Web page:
Crimson, crescent-shaped pieces of glass decorate the windows to represent the bloodshed of the human and animal sacrifices, which were used as offerings to God.
“When Claire was explaining her masterpiece, we were all sitting around the stained glass and I said, ‘There’s just one little drop of blood left here and no more,’” Kevin said. “And Wing explained, ‘Right, because that represents Jesus’ self-gift. Once that gift is given, there is no more need for blood sacrifice. All is forgiven. All is healed. All is made whole.’”
On either side of Mary is a glass panel filled with white waves — a representation of angels’ wings. Just below these panels are two golden rectangles, each of which includes a special feature: open slits.
“Claire had us to touch the windows on these two areas, noting how they are open,” Kevin said. “They are open because this covenant is open to all people. This new covenant is for everybody — come one, come all.”
Wing used glass “raindrops” from her earlier window panels in the tale of Noah’s Ark to create a stylized crown of 12 stars above Mary’s head. She also incorporated gold, white and yellow movements to mimic the flow of the Holy Spirit.
“The spirit, all the energy of God and the life of God are, again, in the same symbols that she used earlier in the windows — the stars, the power signs,” Kevin said. “When something is so profound, you can’t see it, you have to use symbols.”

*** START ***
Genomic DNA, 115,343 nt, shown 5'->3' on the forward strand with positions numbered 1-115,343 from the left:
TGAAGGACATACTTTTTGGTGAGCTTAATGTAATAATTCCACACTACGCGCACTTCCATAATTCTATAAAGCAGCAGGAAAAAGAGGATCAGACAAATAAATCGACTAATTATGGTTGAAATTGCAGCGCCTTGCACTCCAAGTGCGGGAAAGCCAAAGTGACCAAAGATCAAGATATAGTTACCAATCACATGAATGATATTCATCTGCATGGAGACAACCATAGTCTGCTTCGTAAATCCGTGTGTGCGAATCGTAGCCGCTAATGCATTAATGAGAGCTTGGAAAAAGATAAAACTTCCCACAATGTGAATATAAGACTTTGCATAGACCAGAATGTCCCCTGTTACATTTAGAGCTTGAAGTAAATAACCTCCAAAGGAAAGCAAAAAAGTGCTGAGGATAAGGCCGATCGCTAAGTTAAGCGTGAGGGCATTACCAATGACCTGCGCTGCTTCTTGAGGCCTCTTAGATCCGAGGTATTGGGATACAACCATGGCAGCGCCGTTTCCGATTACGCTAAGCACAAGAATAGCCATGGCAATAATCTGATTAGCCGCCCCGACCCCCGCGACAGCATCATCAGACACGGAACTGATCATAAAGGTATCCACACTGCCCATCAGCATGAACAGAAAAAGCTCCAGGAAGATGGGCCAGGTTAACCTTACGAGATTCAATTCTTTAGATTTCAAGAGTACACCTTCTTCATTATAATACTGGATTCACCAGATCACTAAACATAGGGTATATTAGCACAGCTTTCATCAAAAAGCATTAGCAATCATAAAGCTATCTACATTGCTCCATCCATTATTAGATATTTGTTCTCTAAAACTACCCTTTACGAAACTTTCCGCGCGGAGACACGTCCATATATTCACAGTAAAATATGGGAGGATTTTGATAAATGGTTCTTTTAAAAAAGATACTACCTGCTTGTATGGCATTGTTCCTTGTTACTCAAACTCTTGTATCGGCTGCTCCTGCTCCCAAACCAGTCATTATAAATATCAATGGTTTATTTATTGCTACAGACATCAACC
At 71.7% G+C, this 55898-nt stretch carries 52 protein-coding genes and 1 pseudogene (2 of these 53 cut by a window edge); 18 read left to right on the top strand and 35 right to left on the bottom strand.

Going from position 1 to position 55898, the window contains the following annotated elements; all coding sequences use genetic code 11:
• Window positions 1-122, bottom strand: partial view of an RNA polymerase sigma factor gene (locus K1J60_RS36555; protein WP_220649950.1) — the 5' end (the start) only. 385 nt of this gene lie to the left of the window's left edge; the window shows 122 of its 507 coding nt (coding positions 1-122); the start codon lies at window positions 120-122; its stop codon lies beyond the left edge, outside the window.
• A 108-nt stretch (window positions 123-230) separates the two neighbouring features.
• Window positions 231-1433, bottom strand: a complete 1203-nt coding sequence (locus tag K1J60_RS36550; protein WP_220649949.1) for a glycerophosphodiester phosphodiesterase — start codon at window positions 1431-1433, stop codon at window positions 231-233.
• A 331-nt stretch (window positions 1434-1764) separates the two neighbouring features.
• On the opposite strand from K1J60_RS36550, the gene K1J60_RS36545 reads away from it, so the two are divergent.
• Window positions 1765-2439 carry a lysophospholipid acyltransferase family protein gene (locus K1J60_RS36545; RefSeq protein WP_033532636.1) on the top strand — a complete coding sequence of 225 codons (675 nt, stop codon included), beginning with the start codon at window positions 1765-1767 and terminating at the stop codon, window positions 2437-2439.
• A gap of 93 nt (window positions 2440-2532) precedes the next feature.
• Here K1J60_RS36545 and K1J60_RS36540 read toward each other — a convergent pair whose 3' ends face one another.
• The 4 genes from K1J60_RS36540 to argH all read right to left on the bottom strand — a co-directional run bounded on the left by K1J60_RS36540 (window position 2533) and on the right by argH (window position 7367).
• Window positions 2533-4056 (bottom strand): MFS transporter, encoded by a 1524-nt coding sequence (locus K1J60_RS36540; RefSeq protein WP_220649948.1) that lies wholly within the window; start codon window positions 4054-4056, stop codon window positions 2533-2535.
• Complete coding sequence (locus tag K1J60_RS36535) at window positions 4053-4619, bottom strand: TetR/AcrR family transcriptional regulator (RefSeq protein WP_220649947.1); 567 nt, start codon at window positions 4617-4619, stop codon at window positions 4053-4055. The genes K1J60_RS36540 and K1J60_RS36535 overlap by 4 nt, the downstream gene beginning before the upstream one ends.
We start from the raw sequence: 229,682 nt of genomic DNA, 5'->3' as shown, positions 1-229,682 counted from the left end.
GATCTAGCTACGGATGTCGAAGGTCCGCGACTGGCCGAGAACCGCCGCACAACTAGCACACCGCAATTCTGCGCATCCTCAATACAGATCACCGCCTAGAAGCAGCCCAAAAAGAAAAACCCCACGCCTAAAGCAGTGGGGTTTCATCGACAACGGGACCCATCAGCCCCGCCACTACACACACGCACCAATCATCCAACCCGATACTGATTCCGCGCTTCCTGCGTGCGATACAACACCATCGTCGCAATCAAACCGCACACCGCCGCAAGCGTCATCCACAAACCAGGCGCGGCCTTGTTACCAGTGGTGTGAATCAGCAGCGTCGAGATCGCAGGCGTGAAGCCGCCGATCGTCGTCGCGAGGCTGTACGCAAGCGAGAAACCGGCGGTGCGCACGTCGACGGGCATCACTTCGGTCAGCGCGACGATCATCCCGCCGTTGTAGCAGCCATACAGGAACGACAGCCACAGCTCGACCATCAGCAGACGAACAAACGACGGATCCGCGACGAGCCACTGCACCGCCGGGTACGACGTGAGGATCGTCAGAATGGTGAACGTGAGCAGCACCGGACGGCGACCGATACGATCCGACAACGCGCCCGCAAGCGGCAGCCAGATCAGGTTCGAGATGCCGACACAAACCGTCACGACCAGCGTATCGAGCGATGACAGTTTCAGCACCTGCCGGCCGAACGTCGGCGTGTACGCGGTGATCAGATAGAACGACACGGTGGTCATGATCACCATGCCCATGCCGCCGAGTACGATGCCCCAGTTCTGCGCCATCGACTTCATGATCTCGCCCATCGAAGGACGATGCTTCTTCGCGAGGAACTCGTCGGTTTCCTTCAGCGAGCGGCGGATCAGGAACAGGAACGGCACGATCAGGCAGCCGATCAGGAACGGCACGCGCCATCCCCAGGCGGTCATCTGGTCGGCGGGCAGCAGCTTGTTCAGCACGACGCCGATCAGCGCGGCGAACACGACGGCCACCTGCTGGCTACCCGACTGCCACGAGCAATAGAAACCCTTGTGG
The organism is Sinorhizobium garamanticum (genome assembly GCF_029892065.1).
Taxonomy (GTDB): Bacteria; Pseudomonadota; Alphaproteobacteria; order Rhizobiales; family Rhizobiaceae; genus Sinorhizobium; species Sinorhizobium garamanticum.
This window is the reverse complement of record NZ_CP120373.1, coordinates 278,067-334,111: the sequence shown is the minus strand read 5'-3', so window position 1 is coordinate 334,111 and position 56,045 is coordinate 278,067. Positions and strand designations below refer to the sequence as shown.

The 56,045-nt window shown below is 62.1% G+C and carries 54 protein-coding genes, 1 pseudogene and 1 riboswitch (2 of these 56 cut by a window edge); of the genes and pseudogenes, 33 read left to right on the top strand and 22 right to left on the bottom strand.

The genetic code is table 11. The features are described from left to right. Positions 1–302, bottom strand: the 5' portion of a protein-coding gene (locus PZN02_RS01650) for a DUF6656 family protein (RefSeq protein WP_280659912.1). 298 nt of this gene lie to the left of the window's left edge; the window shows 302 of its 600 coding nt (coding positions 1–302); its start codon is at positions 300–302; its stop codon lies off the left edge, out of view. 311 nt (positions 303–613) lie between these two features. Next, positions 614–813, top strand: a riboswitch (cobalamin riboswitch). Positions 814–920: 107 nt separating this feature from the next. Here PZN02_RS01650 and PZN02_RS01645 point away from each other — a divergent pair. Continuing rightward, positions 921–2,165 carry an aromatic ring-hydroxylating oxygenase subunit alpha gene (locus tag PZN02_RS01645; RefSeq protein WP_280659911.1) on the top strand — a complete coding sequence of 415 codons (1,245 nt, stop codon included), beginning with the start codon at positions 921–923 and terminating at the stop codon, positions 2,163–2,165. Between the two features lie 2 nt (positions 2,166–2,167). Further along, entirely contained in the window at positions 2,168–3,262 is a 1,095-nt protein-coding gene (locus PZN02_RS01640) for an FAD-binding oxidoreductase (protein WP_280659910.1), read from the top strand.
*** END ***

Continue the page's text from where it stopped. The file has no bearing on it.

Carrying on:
Blood is a very significant symbol in the ASC community, Kevin explained.
“Just like a ring is a sign, our hearts are a sign and blood is a perpetual — forever, for keeps — sign,” she said. “If you give your blood, you can’t get off the table and say, ‘Oops, I made a mistake. Give it back.’ Because it’s given. It’s permeating the life of the other person.”
Kevin noted another feature that has even greater significance to her as an Adorer of the Blood of Christ.
“All around the outside of the story of (the) covenant is a red trim that represents blood, or your total self,” she said, pointing to the crimson detailing along the wooden doorframe. “You can’t say, ‘Well, you can have this much of me, God — my little finger or maybe my hand.’ It’s all. Blood represents all. I give you all. Just like (God) gave all to me.”
Scripture writes that when Jesus was about to die, he “handed over his spirit,” which Wing shows through the gold and white. Scripture also states that “Out of Jesus’ heart came blood and water,” Kevin said.